How To Skin a Rabbit

1. When you skin a rabbit by hand, you start by holding it upside
down by the back legs. You feel the thin bones and delicate sinew
stretch downward, as gravity wants to bury the dead rabbit
for you. Don’t let the earth bury the rabbit, but feel how thin it
is. How breakable. Marvel at how such thin stalks of osteocytes,
holding hands like so many desperately clinging roots, could have
spent so long carrying a living thing around without letting go or
giving up. Even now, they don’t give up. Don’t give up.

2. Tear the skin just behind the rabbit’s ankles. It won’t be too
hard—it’s like ripping a wet piece of cloth. Pinch and pull. Rabbit
skin is thin, delicate, and it will not be too difficult for your hands
to work the meat away from the hide. You will realize, once again,
how fragile life is. Try to ignore the ugly thrill of power, wet and
clinging to the underside of your ribs. You have taken this life. You
have broken this skin. If you do nothing else in your life, you will
still have done this. Let that be enough.

3. Work your fingers between the hide and the muscle sliding
beneath it. It should be warm and wet, and it will smell like iron
and dirt. You will not be prepared for the smell, but try not to let
it show on your face. Try to breath through your mouth. If the bile
rises to meet your lips, swallow vigorously. Concentrate on the
way the birds have stopped screaming in the trees to watch you
work. Apologize over and over in your head to the rabbit and to
god and to the birds who have been made to stand witness to this
act. Some people leave the skin on the feet until later, like socks to
keep it warm, but you shouldn’t do this. Work as much of the leg
out through your tear as you can. It will be too hard for you to go
back and clean this part up later. Don’t look into the rabbit’s eyes,
wide and round with fear, even now when there is no light behind
them. It will get easier.


4. Tear the first strips of hide away. The meat underneath it will be
pink and white and red and purple and it will look like a chicken
leg from the supermarket, if you look at it without looking at the
rest of the rabbit. Worry that the small rocks and clumps of dirt
on the table are hurting the rabbit. Like gravel in a skinned knee.
Remember that the rabbit is dead. Remember that the rabbit is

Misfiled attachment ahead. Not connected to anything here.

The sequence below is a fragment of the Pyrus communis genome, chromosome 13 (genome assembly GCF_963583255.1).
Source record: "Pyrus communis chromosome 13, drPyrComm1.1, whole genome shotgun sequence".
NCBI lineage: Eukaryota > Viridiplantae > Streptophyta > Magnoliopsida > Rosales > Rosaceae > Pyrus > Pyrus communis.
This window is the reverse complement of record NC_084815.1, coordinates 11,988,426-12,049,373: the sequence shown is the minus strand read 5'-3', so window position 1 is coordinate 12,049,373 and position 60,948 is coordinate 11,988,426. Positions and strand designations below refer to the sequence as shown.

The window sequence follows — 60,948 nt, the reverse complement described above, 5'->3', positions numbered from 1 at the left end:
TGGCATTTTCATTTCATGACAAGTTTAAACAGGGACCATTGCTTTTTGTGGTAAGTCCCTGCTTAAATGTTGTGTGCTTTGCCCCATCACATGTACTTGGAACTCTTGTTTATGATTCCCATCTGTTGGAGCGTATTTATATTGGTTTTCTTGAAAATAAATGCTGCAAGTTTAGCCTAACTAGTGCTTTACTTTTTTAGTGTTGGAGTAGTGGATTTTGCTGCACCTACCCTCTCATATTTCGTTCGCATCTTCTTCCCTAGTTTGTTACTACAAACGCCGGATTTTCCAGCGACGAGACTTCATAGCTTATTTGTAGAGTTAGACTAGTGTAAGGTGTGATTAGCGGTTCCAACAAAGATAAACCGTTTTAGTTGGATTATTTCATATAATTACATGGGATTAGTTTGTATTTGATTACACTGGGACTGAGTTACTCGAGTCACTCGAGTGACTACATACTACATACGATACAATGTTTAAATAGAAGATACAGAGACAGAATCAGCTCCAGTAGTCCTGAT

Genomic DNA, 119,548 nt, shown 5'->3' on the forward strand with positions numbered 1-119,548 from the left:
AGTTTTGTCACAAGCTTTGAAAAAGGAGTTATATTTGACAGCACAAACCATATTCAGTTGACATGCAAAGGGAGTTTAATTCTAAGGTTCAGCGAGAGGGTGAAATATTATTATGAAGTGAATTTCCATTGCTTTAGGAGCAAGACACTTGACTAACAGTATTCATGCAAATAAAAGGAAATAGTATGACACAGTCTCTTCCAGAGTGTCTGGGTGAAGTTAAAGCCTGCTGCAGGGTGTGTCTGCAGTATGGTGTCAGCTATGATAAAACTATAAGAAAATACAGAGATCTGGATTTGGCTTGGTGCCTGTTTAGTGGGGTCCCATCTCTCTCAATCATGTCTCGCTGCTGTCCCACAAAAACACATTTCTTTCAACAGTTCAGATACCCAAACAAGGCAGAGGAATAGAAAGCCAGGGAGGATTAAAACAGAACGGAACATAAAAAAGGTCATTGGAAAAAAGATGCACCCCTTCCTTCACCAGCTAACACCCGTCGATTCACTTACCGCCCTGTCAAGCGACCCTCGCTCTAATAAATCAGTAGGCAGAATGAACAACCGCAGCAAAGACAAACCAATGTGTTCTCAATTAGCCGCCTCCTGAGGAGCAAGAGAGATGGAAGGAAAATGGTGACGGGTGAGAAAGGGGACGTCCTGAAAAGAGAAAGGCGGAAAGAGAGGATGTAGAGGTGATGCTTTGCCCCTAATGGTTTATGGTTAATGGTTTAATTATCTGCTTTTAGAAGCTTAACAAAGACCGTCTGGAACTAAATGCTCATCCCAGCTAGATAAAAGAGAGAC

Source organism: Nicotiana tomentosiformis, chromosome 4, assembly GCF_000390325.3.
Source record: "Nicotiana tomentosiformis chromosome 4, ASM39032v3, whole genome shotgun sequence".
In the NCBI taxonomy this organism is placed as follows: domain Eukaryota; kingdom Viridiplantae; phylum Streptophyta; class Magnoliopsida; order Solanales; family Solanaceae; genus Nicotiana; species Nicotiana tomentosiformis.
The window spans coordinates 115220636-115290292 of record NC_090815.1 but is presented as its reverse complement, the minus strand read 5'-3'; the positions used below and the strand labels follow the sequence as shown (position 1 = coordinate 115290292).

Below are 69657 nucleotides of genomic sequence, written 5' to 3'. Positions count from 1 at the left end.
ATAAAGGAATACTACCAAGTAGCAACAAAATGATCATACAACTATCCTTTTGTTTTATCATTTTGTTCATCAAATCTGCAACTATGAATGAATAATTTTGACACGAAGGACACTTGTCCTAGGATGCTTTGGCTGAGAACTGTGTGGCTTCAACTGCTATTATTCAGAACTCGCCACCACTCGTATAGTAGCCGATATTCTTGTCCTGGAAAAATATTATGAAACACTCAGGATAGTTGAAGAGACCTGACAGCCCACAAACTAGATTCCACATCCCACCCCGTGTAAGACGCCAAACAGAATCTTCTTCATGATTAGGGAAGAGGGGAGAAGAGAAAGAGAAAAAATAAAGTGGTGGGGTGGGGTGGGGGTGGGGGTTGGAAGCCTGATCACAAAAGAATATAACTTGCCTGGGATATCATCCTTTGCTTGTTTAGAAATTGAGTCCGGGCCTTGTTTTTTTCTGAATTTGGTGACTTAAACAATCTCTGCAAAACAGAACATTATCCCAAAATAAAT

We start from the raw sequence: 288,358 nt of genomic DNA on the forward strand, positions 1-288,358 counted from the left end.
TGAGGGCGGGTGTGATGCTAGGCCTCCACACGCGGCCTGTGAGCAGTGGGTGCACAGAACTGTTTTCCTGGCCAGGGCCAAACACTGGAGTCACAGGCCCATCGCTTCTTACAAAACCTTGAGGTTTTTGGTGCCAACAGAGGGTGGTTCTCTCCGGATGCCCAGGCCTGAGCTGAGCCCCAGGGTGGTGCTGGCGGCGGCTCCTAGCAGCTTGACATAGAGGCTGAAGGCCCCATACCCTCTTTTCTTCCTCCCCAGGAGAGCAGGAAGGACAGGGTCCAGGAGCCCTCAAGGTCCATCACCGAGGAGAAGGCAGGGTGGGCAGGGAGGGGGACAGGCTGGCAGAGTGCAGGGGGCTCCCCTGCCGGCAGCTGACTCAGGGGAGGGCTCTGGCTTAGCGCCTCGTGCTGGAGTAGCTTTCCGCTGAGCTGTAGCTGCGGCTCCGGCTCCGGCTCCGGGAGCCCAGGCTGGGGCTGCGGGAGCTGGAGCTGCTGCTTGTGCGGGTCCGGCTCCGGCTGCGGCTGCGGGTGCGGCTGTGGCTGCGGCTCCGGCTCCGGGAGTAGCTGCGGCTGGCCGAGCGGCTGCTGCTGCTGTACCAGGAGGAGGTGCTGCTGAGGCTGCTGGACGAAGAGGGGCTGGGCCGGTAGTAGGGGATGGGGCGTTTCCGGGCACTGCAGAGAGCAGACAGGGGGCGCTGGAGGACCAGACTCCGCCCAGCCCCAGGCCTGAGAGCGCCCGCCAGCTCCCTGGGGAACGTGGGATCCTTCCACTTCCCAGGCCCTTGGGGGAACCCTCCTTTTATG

beyond pain and pleasure, at least as far as you know. Damnation
waits for you like a red door as punishment for what you have
done; for killing and ripping at an animal like this. Don’t pay any
mind to this—just keep working.

5. Now that you have the start of the leg free, it shouldn’t be too
hard to take care of the rest. Pull the hide down towards the rabbit’s head.
It will feel like pulling on a pair of pants, or taking off
a pair of gloves. Pretend that you are undressing a doll for some
game. Imagine that you are a child and this is not about death and
skin. Repeat on the other leg.

6. Grab the rabbit by the slick pink ankles and pull the skin down
along its back. It will be hard to work the flesh over the tail because
the tail wants to be a tail, and not a stub of tissue, which is
what it will become. Do your best, and if you tear the skin, do not
cry. You cannot hurt the rabbit, no matter how many mistakes you
make. It will sound like hair ripping out into a hairbrush and it
will feel like the fur on the backs of the little animal figurines you
can buy at gas stations along the highways filled with empty lanes
and the smell of stale cigarettes. Be brave, you are almost done.

7. Pull the skin off like a sweater, expose the long line of purple
muscle; pale ribs like delicate bracelets will bend back to meet
you. Use both hands. The rabbit is a cat arching its spine up toward
your hands. Pull hard and fast. When the shaking of your hands
causes the hide to come apart, still them by imagining that you
are a scientist. Name what you know and assign constellations
for what you don’t. Lumbar vertebrae, thoracic vertebrae, scap
ula,
you’ve always been shit at muscles, Cassiopeia, Andromeda,
Cetus. Don’t think about Orion or Perseus or Hercules. Do not
think about the moments that led you to undressing a rabbit. Think
about the stars. Think about a small, lonely speck of dust hurtling
through space, and how small that makes this death. It is so small,
my darling. Don’t worry.

8. There is a thin patch of skin between the rabbit’s arms and its
head. You’re going to have to break this with your fingers. It won’t
be too difficult. By now, your hands will know how to run gently
along smooth skin, and the motion will be easy, if clumsy. By now
you will be tired and you will just want to stop. Keep going. Pull
harder.

9. When the skin is pulled clean up to the rabbit’s head, turn it
sideways, feel it in your hands. By now it will be cold and sticky.
You will have dirt and fur stuck under your nails. Marvel at how
small the rabbit is underneath all that skin and fur. It is so still. It
is bare and laid before you and you are closer to the rabbit than
its own flesh. It will be lighter than it was when you started, and
gravity will ask very politely for the honor of claiming the rabbit.
Do not give in to it. This is your rabbit now—more yours than any
lover you will ever take and more yours than even any child you
might someday have. You have taken the rabbit, seen the secrets of
its skin, the small words it had kept hidden between its shoulder
blades like prayers or constellations. You have beheld its ugliness
and its greatness and you have offered neither forgiveness nor salvation in return.
In this moment, you have become god. You have
written your name on the red door and it is now your home, so
walk into it and hold your rabbit like a newborn bride against your
chest. Mourn its loss. Mourn who you were before you knew the
snick snap of skin coming away into your hands. You have done it.
You have won. Wash your hands.

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